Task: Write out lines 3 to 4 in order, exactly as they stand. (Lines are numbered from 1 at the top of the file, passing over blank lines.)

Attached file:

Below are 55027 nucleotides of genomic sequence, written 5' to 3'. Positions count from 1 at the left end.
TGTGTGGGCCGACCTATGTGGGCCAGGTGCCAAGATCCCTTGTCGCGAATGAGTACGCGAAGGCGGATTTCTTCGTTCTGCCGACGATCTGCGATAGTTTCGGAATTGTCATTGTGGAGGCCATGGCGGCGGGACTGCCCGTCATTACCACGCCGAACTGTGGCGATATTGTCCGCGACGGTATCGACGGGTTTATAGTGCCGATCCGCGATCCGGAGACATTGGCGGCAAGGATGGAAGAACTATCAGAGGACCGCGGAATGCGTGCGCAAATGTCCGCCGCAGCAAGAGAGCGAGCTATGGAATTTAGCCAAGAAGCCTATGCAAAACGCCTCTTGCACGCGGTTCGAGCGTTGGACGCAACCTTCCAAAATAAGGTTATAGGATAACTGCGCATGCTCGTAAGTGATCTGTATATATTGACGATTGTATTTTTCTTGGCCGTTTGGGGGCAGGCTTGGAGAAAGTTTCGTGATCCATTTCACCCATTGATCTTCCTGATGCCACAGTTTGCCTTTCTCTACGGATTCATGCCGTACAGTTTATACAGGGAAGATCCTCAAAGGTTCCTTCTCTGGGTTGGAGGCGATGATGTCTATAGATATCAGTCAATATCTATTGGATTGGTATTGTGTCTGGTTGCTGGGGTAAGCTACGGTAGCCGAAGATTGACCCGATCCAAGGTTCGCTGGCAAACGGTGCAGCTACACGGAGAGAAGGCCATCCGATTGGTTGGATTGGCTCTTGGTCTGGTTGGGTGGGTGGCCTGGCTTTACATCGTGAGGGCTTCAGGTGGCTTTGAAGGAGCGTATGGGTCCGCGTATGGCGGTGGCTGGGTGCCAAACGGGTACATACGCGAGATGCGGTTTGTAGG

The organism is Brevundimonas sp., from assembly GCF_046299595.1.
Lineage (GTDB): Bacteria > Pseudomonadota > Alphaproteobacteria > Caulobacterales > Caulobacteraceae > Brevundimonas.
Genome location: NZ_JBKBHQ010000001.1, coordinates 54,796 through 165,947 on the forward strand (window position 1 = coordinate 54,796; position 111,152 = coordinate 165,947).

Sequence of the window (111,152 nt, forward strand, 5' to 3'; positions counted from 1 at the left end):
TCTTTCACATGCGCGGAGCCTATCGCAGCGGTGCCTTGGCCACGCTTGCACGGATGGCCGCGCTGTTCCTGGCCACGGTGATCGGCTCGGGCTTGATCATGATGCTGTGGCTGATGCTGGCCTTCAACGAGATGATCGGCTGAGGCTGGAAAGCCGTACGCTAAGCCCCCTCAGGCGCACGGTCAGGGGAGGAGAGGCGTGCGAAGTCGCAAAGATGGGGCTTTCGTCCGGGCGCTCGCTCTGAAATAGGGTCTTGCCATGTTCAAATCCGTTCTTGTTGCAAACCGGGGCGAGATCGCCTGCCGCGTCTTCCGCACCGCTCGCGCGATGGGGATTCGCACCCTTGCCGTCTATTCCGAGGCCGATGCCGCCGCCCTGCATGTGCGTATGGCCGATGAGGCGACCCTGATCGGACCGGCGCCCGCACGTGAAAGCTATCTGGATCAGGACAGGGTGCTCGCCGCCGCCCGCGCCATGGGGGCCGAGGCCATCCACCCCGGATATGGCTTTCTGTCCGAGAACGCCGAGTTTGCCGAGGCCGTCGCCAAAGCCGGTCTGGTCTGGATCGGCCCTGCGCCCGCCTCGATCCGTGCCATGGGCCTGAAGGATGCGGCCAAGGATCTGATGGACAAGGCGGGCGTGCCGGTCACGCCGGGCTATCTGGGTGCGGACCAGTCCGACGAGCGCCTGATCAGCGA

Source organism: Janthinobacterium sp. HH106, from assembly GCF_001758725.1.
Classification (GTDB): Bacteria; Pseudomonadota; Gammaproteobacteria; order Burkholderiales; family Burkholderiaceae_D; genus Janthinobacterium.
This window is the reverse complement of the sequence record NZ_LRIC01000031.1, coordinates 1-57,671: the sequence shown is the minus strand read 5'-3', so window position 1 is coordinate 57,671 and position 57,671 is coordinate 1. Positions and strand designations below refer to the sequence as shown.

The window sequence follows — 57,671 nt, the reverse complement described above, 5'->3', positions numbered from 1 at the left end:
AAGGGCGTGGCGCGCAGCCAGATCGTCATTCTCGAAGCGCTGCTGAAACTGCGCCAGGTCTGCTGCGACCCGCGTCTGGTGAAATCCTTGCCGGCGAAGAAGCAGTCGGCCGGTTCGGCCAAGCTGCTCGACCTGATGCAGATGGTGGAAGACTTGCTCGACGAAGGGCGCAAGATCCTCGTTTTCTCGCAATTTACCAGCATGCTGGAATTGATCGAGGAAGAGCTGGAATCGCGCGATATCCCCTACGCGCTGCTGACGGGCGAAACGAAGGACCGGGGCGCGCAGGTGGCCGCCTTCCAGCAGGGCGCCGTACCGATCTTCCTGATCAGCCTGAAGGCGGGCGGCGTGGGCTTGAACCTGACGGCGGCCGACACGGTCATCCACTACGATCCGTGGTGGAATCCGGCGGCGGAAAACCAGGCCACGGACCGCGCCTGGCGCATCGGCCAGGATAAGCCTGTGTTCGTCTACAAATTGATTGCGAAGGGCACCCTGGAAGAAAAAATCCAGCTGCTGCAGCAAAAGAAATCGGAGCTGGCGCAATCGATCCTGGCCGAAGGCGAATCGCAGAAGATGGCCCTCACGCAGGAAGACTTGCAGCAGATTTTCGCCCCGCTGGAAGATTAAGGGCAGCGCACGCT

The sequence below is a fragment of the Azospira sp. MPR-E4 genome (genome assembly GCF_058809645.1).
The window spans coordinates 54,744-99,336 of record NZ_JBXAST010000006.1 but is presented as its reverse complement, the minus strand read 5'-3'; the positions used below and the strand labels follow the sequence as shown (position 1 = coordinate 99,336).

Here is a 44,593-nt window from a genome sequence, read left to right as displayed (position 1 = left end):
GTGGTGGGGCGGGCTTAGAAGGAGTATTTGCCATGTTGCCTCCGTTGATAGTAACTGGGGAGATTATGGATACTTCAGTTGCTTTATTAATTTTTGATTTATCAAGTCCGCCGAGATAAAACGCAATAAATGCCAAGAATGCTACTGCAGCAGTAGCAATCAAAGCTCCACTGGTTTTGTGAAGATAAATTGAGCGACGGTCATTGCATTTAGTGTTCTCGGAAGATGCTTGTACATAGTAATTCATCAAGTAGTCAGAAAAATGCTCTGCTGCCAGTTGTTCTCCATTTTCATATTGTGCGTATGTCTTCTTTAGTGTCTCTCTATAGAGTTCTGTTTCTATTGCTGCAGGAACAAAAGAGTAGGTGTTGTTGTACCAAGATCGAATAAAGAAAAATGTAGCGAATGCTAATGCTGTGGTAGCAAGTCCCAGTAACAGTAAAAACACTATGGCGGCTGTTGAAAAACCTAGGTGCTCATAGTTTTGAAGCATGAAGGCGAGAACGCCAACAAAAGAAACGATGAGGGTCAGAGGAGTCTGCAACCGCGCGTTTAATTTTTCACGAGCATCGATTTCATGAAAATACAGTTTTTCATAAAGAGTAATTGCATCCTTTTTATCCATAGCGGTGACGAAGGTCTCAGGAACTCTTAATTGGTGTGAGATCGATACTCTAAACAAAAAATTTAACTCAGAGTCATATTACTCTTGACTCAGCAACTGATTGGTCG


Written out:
The organism is Brevundimonas sp., from assembly GCF_046299595.1.
Lineage (GTDB): Bacteria > Pseudomonadota > Alphaproteobacteria > Caulobacterales > Caulobacteraceae > Brevundimonas.